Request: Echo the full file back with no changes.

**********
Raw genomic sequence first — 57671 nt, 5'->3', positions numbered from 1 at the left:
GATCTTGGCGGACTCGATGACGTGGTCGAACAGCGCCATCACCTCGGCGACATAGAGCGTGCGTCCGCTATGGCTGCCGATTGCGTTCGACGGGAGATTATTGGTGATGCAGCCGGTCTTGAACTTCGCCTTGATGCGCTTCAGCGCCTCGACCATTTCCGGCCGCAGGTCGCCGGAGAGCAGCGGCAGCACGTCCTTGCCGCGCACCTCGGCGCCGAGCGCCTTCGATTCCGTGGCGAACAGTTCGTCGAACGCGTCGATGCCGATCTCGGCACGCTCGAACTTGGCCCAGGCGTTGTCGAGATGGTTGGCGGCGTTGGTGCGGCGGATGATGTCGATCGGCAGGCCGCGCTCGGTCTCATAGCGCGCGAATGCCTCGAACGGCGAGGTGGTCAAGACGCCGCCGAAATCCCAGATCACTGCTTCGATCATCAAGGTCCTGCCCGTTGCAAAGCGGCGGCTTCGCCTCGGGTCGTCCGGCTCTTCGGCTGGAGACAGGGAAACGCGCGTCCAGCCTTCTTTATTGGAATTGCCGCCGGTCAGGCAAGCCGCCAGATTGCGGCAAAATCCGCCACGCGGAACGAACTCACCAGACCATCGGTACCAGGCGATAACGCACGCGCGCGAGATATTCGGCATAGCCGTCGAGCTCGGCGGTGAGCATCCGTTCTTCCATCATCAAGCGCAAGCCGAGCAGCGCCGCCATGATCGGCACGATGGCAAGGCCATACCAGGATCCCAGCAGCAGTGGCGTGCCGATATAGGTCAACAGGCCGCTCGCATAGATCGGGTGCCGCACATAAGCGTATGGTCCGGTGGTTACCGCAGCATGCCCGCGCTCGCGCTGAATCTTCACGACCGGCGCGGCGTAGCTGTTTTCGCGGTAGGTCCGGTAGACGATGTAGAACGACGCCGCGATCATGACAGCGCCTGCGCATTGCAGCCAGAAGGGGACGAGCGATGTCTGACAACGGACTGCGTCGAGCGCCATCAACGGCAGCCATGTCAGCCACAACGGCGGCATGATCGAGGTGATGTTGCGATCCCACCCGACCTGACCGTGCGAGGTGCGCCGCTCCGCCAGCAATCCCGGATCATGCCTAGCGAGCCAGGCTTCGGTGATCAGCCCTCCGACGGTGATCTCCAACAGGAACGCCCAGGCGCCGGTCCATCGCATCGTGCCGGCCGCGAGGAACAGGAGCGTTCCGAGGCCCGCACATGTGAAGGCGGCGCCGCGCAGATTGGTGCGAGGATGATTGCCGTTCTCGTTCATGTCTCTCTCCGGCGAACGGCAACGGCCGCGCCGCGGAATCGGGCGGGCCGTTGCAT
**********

Raw genomic sequence first — 57671 nt, 5'->3', positions numbered from 1 at the left:
GATCTTGGCGGACTCGATGACGTGGTCGAACAGCGCCATCACCTCGGCGACATAGAGCGTGCGTCCGCTATGGCTGCCGATTGCGTTCGACGGGAGATTATTGGTGATGCAGCCGGTCTTGAACTTCGCCTTGATGCGCTTCAGCGCCTCGACCATTTCCGGCCGCAGGTCGCCGGAGAGCAGCGGCAGCACGTCCTTGCCGCGCACCTCGGCGCCGAGCGCCTTCGATTCCGTGGCGAACAGTTCGTCGAACGCGTCGATGCCGATCTCGGCACGCTCGAACTTGGCCCAGGCGTTGTCGAGATGGTTGGCGGCGTTGGTGCGGCGGATGATGTCGATCGGCAGGCCGCGCTCGGTCTCATAGCGCGCGAATGCCTCGAACGGCGAGGTGGTCAAGACGCCGCCGAAATCCCAGATCACTGCTTCGATCATCAAGGTCCTGCCCGTTGCAAAGCGGCGGCTTCGCCTCGGGTCGTCCGGCTCTTCGGCTGGAGACAGGGAAACGCGCGTCCAGCCTTCTTTATTGGAATTGCCGCCGGTCAGGCAAGCCGCCAGATTGCGGCAAAATCCGCCACGCGGAACGAACTCACCAGACCATCGGTACCAGGCGATAACGCACGCGCGCGAGATATTCGGCATAGCCGTCGAGCTCGGCGGTGAGCATCCGTTCTTCCATCATCAAGCGCAAGCCGAGCAGCGCCGCCATGATCGGCACGATGGCAAGGCCATACCAGGATCCCAGCAGCAGTGGCGTGCCGATATAGGTCAACAGGCCGCTCGCATAGATCGGGTGCCGCACATAAGCGTATGGTCCGGTGGTTACCGCAGCATGCCCGCGCTCGCGCTGAATCTTCACGACCGGCGCGGCGTAGCTGTTTTCGCGGTAGGTCCGGTAGACGATGTAGAACGACGCCGCGATCATGACAGCGCCTGCGCATTGCAGCCAGAAGGGGACGAGCGATGTCTGACAACGGACTGCGTCGAGCGCCATCAACGGCAGCCATGTCAGCCACAACGGCGGCATGATCGAGGTGATGTTGCGATCCCACCCGACCTGACCGTGCGAGGTGCGCCGCTCCGCCAGCAATCCCGGATCATGCCTAGCGAGCCAGGCTTCGGTGATCAGCCCTCCGACGGTGATCTCCAACAGGAACGCCCAGGCGCCGGTCCATCGCATCGTGCCGGCCGCGAGGAACAGGAGCGTTCCGAGGCCCGCACATGTGAAGGCGGCGCCGCGCAGATTGGTGCGAGGATGATTGCCGTTCTCGTTCATGTCTCTCTCCGGCGAACGGCAACGGCCGCGCCGCGGAATCGGGCGGGCCGTTGCAT